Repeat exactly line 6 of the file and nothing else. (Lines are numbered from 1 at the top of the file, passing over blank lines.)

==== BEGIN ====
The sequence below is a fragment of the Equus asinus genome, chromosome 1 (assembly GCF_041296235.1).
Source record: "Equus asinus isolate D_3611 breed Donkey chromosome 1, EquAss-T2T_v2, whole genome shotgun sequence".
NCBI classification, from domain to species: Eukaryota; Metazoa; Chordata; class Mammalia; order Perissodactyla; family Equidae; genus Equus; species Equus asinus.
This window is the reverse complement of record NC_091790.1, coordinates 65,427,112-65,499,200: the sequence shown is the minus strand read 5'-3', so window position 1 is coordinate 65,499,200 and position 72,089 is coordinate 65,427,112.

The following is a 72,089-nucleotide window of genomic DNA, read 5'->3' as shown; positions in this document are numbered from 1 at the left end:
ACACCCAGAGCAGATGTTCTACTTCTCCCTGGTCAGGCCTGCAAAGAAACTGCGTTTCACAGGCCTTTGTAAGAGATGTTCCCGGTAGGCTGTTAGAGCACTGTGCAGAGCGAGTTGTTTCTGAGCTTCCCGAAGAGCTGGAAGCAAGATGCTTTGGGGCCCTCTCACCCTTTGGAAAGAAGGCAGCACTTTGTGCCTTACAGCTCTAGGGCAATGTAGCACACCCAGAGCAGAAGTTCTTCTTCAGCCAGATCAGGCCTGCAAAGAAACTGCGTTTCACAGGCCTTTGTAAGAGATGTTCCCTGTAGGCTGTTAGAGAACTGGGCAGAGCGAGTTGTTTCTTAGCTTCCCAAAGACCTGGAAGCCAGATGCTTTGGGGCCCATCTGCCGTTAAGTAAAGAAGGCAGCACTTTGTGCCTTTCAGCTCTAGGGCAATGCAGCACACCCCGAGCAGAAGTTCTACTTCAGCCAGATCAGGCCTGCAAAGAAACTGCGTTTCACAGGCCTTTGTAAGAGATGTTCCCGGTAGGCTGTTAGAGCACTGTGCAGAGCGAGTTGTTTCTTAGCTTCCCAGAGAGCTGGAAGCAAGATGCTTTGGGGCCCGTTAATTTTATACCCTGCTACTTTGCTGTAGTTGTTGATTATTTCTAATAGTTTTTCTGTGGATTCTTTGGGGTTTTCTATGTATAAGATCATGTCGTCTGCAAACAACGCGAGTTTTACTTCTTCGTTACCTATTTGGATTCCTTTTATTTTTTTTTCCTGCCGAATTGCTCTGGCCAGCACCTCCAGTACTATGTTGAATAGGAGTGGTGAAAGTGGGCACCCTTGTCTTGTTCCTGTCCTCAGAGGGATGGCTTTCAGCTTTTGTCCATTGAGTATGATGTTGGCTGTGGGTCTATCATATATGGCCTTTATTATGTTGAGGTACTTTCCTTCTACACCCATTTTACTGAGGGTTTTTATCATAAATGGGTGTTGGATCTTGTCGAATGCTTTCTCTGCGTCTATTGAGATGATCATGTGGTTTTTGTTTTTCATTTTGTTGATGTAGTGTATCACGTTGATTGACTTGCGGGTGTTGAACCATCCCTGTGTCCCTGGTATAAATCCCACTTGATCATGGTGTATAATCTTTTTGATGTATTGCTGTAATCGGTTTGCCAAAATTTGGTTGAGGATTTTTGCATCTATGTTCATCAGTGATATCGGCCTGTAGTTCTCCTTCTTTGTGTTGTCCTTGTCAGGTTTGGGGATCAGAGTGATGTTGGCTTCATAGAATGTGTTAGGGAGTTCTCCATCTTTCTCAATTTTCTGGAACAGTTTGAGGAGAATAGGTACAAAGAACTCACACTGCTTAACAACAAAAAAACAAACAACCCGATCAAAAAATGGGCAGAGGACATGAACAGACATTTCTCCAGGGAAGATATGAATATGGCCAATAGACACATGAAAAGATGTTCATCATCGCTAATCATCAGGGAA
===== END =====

ACACCCAGAGCAGATGTTCTACTTCTCCCTGGTCAGGCCTGCAAAGAAACTGCGTTTCACAGGCCTTTGTAAGAGATGTTCCCGGTAGGCTGTTAGAGCACTGTGCAGAGCGAGTTGTTTCTGAGCTTCCCGAAGAGCTGGAAGCAAGATGCTTTGGGGCCCTCTCACCCTTTGGAAAGAAGGCAGCACTTTGTGCCTTACAGCTCTAGGGCAATGTAGCACACCCAGAGCAGAAGTTCTTCTTCAGCCAGATCAGGCCTGCAAAGAAACTGCGTTTCACAGGCCTTTGTAAGAGATGTTCCCTGTAGGCTGTTAGAGAACTGGGCAGAGCGAGTTGTTTCTTAGCTTCCCAAAGACCTGGAAGCCAGATGCTTTGGGGCCCATCTGCCGTTAAGTAAAGAAGGCAGCACTTTGTGCCTTTCAGCTCTAGGGCAATGCAGCACACCCCGAGCAGAAGTTCTACTTCAGCCAGATCAGGCCTGCAAAGAAACTGCGTTTCACAGGCCTTTGTAAGAGATGTTCCCGGTAGGCTGTTAGAGCACTGTGCAGAGCGAGTTGTTTCTTAGCTTCCCAGAGAGCTGGAAGCAAGATGCTTTGGGGCCCGTTAATTTTATACCCTGCTACTTTGCTGTAGTTGTTGATTATTTCTAATAGTTTTTCTGTGGATTCTTTGGGGTTTTCTATGTATAAGATCATGTCGTCTGCAAACAACGCGAGTTTTACTTCTTCGTTACCTATTTGGATTCCTTTTATTTTTTTTTCCTGCCGAATTGCTCTGGCCAGCACCTCCAGTACTATGTTGAATAGGAGTGGTGAAAGTGGGCACCCTTGTCTTGTTCCTGTCCTCAGAGGGATGGCTTTCAGCTTTTGTCCATTGAGTATGATGTTGGCTGTGGGTCTATCATATATGGCCTTTATTATGTTGAGGTACTTTCCTTCTACACCCATTTTACTGAGGGTTTTTATCATAAATGGGTGTTGGATCTTGTCGAATGCTTTCTCTGCGTCTATTGAGATGATCATGTGGTTTTTGTTTTTCATTTTGTTGATGTAGTGTATCACGTTGATTGACTTGCGGGTGTTGAACCATCCCTGTGTCCCTGGTATAAATCCCACTTGATCATGGTGTATAATCTTTTTGATGTATTGCTGTAATCGGTTTGCCAAAATTTGGTTGAGGATTTTTGCATCTATGTTCATCAGTGATATCGGCCTGTAGTTCTCCTTCTTTGTGTTGTCCTTGTCAGGTTTGGGGATCAGAGTGATGTTGGCTTCATAGAATGTGTTAGGGAGTTCTCCATCTTTCTCAATTTTCTGGAACAGTTTGAGGAGAATAGGTACAAAGAACTCACACTGCTTAACAACAAAAAAACAAACAACCCGATCAAAAAATGGGCAGAGGACATGAACAGACATTTCTCCAGGGAAGATATGAATATGGCCAATAGACACATGAAAAGATGTTCATCATCGCTAATCATCAGGGAA